why sign

From GOD's perspective, does it make a difference why a person is baptized? Or, does He simply care that the person was baptized, regardless of the reason?

Welcome to part 13 of my biblical baptism series. These posts build on each other. If you need to catch up, here are links to the previous posts:

  1. Introduction
  2. Is Scripture Descriptive or Prescriptive?
  3. Defining 'baptism'
  4. The Baptism of John
  5. Why Was Jesus Baptized?
  6. The Baptism of the Holy Spirit
  7. The Baptism that Jesus Commanded
  8. The Biblical Purpose of Water Baptism
  9. Is Baptism a Public Demonstration?
  10. Harmonizing Grace, Faith and Works
  11. Is Baptism Required?
  12. Is Sprinkling the Same as Baptism?

...

For me, the most challenging question pertaining to baptism is:

"What must a believer understand in order for GOD to accept their baptism?"

In other words, to what extent does their reason for being baptized factor into GOD's acceptance of their baptism?

I have wrestled with this question for quite some time and continue to do so.

Honestly, it's one where my head and heart disagree.

Considering the extremes

In order to illustrate what I perceive to be the tricky nature of this question, let's consider two extremes.

"Canonball!"

 

First, suppose a thirty-year-old man named Ted jumps into the deep end of a swimming pool just for fun, sinking to the bottom.

According to the literal definition of the Greek word that we transliterate "baptize", Ted was baptized. He was immersed, plunged under the water.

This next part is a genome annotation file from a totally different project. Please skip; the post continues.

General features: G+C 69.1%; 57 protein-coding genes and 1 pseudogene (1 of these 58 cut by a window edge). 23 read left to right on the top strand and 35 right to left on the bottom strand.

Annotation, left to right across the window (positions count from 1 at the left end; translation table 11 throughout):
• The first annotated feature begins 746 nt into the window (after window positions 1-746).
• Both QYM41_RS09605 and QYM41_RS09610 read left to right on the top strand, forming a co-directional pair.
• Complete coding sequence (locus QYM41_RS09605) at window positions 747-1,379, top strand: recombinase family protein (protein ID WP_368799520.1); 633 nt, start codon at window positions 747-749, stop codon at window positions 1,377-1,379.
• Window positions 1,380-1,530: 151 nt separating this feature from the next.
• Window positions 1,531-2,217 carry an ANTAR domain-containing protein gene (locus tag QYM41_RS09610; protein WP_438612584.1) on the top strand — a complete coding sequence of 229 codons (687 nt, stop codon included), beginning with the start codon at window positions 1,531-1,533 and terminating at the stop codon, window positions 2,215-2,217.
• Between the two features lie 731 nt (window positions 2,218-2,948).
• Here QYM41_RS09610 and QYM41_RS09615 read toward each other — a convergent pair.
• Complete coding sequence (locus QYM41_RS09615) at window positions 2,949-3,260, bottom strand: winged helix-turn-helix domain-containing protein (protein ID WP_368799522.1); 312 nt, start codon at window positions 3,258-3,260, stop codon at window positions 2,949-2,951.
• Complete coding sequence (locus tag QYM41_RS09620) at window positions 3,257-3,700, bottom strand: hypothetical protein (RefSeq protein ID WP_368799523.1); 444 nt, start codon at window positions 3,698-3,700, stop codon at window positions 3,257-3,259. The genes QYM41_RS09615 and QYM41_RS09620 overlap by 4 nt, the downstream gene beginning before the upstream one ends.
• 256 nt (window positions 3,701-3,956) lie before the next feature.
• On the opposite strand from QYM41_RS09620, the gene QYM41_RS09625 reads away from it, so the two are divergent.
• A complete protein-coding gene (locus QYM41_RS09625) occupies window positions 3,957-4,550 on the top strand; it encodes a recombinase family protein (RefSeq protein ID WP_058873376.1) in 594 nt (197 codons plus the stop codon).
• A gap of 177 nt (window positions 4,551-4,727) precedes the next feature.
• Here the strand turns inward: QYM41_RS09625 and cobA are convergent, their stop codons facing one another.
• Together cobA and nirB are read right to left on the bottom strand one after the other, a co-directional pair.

Does this "baptism" have anything to do with Jesus, salvation, forgiveness of sins, public profession of faith or anything spiritual in nature at all?

No.

Therefore, does it contain any spiritual value at all?

No.

This is simply a guy having fun, getting wet.

If Ted was not a Christian before jumping in this pool, he's not a Christian afterward.

"I'm just doing what He said."

For the second example, consider Kelly, a 12-year-old girl who has been reading the Bible on her own and she read Jesus' command in Matt. 28:19 that His disciples should be baptized in the name of the Father, Son and Holy Spirit.

Kelly felt convicted in her heart when she read about Jesus dying on the cross for her.

She understands that she's sinned and needs the Savior.

So Kelly decides to be baptized, which she does.

At 12 years old, Kelly doesn't fully understand the significance of her baptism yet.

She doesn't truly get the symbolism of baptism as described in Romans 6.

Does GOD accept Kelly's baptism? Is Kelly a Christian now?

I believe the answer to both questions is yes.

How do we know?

These two hypothetical examples show, in my assessment, that our reason(s) for being immersed in water matters.

The apostle Peter affirmed this when he wrote:

18 For Christ also suffered once for sins, the righteous for the unrighteous, to bring you to God. He was put to death in the body but made alive in the Spirit. 19 After being made alive, he went and made proclamation to the imprisoned spirits— 20 to those who were disobedient long ago when God waited patiently in the days of Noah while the ark was being built. In it only a few people, eight in all, were saved through water, 21 and this water symbolizes baptism that now saves you also—not the removal of dirt from the body but the pledge of a clear conscience toward God. It saves you by the resurrection of Jesus Christ, 22 who has gone into heaven and is at God’s right hand—with angels, authorities and powers in submission to him.